The complete text of "The Library of Babel" is included here...more
Therese Arkenberg
Written by a talented creative writer, Borges fan, and mathematician--and any one of those on its own could be a full recommendation--this book delves into the mind-blowing implications of a short story that is already staggering in its implications of scale.
If you have the slightest interest in mathematics, Borges, or glimpsing infinity, I'd suggest you track this one down through a library system at once. I don't think there's another book like it in the world. It's such an unusual that I can...more
Gill
“Bloch is not only a mathematician, he's also a critic who has reviewed a lot of the literature on the Library of Babel and the life of Borges. So there is a lot in the book besides working out some of the mathematical implications of Borges' inspirations.

If you got as far as calculus in your math studies then you can probably follow most of the math without too much trouble. If you are a fan of Borges, there is a lot here about his math background and interests that you probably didn't know an...more
Austin Savill
This book is well written and shows many aspects of infinity as well as explaining much of what infinity means and how we can view or believe some things to be infinite. It explains the passage very well and analyzes many of the arguments of how Borgues conveys this library. I enjoyed it thoroughly but don't think many others would unless they enjoy math or explanations of philosophical concepts.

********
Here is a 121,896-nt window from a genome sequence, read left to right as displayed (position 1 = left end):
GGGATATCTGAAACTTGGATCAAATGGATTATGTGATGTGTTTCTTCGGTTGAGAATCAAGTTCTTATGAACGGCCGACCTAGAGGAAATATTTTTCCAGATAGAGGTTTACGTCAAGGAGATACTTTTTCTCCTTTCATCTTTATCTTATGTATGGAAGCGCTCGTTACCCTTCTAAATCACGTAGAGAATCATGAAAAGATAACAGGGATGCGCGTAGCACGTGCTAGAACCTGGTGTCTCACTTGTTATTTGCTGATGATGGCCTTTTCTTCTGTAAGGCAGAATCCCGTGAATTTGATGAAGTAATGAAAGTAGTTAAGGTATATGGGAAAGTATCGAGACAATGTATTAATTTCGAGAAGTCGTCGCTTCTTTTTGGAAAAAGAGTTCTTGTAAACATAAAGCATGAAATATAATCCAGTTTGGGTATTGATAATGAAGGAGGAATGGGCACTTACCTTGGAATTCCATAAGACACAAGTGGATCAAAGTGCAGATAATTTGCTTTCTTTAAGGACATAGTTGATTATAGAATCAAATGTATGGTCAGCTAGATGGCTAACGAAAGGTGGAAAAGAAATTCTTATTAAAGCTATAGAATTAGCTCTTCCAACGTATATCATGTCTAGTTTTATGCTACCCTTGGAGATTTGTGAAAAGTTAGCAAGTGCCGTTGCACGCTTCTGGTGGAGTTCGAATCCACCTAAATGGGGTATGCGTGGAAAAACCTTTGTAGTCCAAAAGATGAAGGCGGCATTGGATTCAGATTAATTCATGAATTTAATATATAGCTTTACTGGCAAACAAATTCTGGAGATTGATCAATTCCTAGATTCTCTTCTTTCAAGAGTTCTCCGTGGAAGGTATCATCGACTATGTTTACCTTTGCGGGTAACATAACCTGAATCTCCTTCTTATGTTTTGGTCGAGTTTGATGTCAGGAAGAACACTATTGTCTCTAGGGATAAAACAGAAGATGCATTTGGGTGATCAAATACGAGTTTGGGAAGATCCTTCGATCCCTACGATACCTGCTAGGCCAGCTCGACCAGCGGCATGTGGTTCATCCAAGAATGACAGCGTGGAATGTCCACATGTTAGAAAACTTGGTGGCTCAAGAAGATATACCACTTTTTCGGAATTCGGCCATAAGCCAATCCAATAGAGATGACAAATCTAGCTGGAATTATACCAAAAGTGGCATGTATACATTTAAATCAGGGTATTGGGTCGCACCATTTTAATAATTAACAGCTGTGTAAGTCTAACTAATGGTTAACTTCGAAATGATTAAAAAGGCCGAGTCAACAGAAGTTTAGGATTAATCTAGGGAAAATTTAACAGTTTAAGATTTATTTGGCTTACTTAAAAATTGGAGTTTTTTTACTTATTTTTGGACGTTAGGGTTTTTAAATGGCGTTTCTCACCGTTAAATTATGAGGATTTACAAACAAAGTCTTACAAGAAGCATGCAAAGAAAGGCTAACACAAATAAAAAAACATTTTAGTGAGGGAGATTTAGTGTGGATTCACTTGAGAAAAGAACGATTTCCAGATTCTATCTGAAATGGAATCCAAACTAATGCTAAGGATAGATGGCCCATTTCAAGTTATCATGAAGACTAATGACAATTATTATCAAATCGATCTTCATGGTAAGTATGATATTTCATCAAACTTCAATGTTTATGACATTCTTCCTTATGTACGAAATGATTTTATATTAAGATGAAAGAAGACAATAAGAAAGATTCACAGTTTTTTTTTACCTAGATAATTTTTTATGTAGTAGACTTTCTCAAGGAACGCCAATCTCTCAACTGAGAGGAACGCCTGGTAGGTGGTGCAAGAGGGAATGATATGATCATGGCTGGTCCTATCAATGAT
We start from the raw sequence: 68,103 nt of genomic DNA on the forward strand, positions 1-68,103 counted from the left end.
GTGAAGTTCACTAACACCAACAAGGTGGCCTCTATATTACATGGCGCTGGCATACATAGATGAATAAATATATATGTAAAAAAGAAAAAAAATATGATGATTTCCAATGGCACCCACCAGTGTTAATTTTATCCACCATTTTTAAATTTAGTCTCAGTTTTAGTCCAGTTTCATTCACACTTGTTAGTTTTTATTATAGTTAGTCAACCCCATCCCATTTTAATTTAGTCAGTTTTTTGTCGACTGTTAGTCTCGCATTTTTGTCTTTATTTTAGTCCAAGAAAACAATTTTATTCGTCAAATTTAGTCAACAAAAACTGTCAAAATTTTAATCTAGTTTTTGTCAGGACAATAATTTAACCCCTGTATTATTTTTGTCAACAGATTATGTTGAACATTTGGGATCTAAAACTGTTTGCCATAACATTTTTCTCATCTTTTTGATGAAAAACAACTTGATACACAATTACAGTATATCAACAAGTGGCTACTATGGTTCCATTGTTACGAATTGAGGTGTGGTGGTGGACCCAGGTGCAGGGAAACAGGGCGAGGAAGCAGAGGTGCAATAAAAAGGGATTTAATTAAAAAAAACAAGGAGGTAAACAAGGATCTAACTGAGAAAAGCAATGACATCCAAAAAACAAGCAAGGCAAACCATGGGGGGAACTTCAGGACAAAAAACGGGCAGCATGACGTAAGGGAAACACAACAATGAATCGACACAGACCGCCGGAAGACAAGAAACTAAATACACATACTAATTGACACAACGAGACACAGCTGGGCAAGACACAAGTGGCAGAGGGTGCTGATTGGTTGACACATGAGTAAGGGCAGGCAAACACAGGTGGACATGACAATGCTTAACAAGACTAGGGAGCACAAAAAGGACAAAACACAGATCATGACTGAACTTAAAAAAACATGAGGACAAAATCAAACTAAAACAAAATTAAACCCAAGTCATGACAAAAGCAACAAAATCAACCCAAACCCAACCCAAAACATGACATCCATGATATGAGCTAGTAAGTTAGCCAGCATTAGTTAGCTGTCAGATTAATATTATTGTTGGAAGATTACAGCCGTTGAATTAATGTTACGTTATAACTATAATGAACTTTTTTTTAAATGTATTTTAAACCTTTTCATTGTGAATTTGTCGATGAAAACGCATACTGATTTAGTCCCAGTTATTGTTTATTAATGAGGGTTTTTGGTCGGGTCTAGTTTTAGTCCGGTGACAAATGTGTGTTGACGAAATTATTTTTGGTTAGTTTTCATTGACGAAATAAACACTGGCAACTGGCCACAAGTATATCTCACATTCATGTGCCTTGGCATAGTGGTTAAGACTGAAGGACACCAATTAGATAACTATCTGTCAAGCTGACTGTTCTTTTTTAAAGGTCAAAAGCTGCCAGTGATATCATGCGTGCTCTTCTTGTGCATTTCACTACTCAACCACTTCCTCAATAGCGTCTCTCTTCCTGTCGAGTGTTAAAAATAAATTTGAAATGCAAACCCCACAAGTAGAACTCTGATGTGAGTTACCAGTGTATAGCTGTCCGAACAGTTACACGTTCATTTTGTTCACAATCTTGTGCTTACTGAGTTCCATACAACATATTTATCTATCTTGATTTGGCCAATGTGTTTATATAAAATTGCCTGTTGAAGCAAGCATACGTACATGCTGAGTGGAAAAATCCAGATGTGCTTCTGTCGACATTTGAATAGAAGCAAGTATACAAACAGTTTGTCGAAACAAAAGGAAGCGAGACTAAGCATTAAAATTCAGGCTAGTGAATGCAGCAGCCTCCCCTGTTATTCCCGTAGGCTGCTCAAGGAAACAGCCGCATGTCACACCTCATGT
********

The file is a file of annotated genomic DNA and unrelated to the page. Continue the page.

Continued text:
Jafar
The Library of Babel is the best example of how Borges brilliantly weaved mathematical ideas into his fiction. This book explores some of the mathematical implications of this ingenious short story. Bloch has a great eye for spotting hidden idea in the story and then expanding upon them. The best was using the Library as a universal Turing machine.
Joegjoeg
Great book about the maths behind trying to make a library of every book that could ever be written. My favorite part of the book is in the preface when the authors asks "who is the intended audience for this work" and answers his question "Of the more than 6 billion people who are not Umberto Eco, I imagine that those who'd find this work appealing are..."
Eoin
Aug 31, 2008 Eoin rated it 4 of 5 stars  ·  review of another edition
Recommends it for: Borgesean Mathematicians
Ok, so I'm an easy mark for this book. I was concerned that this would be insufficiently mathy or literary or both, but it is a careful balance of readablity and high concept math. What the title promises, the book delivers.
Chris Brownell
also a very fun read. I actually only read the first part on the Mathematics of the library and not the literary analysis of the story so far.
Stephen
Fantastic, non-trivial analysis of Borges' story, comes complete with topology, combinatorics out the wazoo, with just a hint of non-linear dynamics.
Jon Gauthier
Jun 26, 2012 Jon Gauthier rated it 4 of 5 stars
Recommends it for: Casual math geeks
Shelves: math
Very accessible; written in a lively and exciting tone that I wish were more common in this genre!
Lane Wilkinson
I just pulled this off the shelf. Reading just the first page makes me feel like Umberto Eco.
Thomas Fackler
A concise exposition of the mathematics we can employ to orient ourselves in The Library.